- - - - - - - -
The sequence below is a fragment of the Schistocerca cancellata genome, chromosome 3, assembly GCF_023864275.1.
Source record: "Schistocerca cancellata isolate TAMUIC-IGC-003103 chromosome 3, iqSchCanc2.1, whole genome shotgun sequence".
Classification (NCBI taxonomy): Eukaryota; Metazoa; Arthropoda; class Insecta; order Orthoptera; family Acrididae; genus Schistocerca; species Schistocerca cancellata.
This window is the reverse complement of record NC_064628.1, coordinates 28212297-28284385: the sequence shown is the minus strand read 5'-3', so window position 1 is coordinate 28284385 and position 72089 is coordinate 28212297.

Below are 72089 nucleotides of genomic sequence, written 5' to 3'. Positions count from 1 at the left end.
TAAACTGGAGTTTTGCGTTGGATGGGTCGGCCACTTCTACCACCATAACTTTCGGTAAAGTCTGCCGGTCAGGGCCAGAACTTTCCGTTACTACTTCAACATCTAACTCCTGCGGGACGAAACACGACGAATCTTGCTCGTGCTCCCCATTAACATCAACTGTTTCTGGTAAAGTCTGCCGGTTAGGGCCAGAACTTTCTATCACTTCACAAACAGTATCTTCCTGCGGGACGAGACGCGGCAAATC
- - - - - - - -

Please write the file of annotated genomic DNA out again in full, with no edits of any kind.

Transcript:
The sequence below is a fragment of the Schistocerca cancellata genome, chromosome 3, assembly GCF_023864275.1.
Source record: "Schistocerca cancellata isolate TAMUIC-IGC-003103 chromosome 3, iqSchCanc2.1, whole genome shotgun sequence".
Classification (NCBI taxonomy): Eukaryota; Metazoa; Arthropoda; class Insecta; order Orthoptera; family Acrididae; genus Schistocerca; species Schistocerca cancellata.
This window is the reverse complement of record NC_064628.1, coordinates 28212297-28284385: the sequence shown is the minus strand read 5'-3', so window position 1 is coordinate 28284385 and position 72089 is coordinate 28212297.

Below are 72089 nucleotides of genomic sequence, written 5' to 3'. Positions count from 1 at the left end.
TAAACTGGAGTTTTGCGTTGGATGGGTCGGCCACTTCTACCACCATAACTTTCGGTAAAGTCTGCCGGTCAGGGCCAGAACTTTCCGTTACTACTTCAACATCTAACTCCTGCGGGACGAAACACGACGAATCTTGCTCGTGCTCCCCATTAACATCAACTGTTTCTGGTAAAGTCTGCCGGTTAGGGCCAGAACTTTCTATCACTTCACAAACAGTATCTTCCTGCGGGACGAGACGCGGCAAATC